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It is a real shame that most ‘80s glam metal shows are usually opened up by modern, poor imitators. It seems that this brand of hard rock was fully exhausted during its peak in the eighties and there is little, or possibly nothing, left to innovate. Nonetheless, Suicide Tuesday from the Midlands are not as rigid in regards to adhering solely to hair metal sticking to eighties worship as their other contemporaries. There were a few Saxon-style heavy metal veins bulging through their Motley Crue-influenced sound. The stage presence of the band falls predominantly on their frontman who rocks out like a true hard rocker.
Monday 18th January 2010
Camden Underworld in London, UK
Sweden has an abundance of bands pushing for a hard rock revival and Dirty Passion are undoubtedly a part of this movement. Needless to say, they play hard rock but with a true sense of musicianship, with music embracing a degree of technicality, more so than the average hard rock outfit. The music is catchy and did not underscore all the hard rock clichés that are associated with new hair metal bands. With a strong gathering of spectators, these Swedes gain the backing of the audience with ease although the anticipation of Enuff Z’nuff could substantially be sensed. At least the crowd were polite enough to tolerate Dirty Passion just as well.
Reviews by Elena Francis
When Enuff Z’nuff took the stage, the reaction was worthy for a headlining band. Bassist Chip Z’nuff was decked out all in white, including his large ‘70s style platform heels and sunglasses. Opening with ‘Rock N World’ from the ‘Animals with Human Intelligence’ full-length sees the audience react ecstatically but that is probably more for the appearance of the band as opposed to the song choice. The following song, ‘Baby Loves You’ gets a stronger reaction, despite the reduction of hard rock content. Frontman Donnie Vie is truly in his element, parading all over the stage and involving the audience; he even places his microphone in an embarrassed girl’s cleavage and proceeds to sing a few lines while there! The setlist is a big tease. The anticipation of music from the self-titled album is everywhere. ‘For Now’ comes early in the set but is mired but more modern songs that do not have the same proficient level of song writing as the band’s debut. ‘We’re All Alright’, a cover of the Beatles’ ‘Come Together’ and a new songs ‘Dissonance’ and ‘High’ cannot measure up to the bluesy ‘In the Groove’ which leads into the psychedelic ‘Fly Hig h Michelle’ and finally ‘The New Thing’, both songs with the audience wholly singing along to each note.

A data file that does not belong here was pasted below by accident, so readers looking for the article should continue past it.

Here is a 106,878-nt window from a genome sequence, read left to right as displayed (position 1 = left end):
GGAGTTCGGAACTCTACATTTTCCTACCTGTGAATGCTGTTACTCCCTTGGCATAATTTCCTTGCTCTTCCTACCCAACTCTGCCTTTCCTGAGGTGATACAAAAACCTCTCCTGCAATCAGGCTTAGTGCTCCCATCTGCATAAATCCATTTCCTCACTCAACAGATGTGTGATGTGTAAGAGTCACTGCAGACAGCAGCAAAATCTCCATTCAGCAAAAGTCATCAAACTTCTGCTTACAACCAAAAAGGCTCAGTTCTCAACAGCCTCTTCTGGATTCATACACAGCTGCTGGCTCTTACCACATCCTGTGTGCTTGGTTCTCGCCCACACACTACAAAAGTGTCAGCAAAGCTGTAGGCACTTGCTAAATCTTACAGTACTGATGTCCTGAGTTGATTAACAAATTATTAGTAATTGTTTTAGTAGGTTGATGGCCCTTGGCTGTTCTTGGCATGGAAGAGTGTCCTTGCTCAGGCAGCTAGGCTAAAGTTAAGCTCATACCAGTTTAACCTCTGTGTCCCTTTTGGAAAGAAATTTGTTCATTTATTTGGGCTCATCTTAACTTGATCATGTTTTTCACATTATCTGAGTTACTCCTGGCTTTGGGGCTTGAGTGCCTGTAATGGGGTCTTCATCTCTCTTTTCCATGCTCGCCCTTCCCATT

It seems strange that another band follows Enuff Z’nuff with their stellar performance. Faster Pussycat would have to pull out all the stops if they are to compete with quality against their US support and the crowd size has noticeably shrunk. Taime Downe looks more like an ageing Marilyn Manson than a sleaze rocker; he sports a military cap, white face paint and black lipstick which does not at all compliment his middle age spread. Playing modern, industrial rock from their latest album ’The Power and the Glory Hole’ corroborates the Manson comparisons further. The industrial sound is linear and dull, making songs such as ‘Sex, Drugs and Rock’N’Roll’, ‘Number One with a Bullet’ and ‘Porn Star’ particularly testing to endure. A Betty Blowtorch cover, ‘Shut Up and Fuck’, is equally tiresome. Older songs like ‘Jack the Bastard’ and ‘The Body Thief’ are somewhat tainted with the modern sound. However, it is unforgiveable to not enjoy ‘Where There’s a Whip, There’s a Way’ and ‘Non-Stop to Nowhere’ which are excellent crowd-pleasers. The outstanding ballad ‘House of Pain’ makes an appearance and sounds beautiful. The band do not look too thrilled to be playing live and Downe even disappears off stage for a few minutes leaving the remaining members unsure of what to do with themselves. Closing with ‘Babylon’ from their debut is still irredeemable in terms of surpassing Enuff Z’nuff. All in all, their set is a disappointment but thank goodness Enuff Z’nuff were on the bill. And now to wait for a headliner set from them.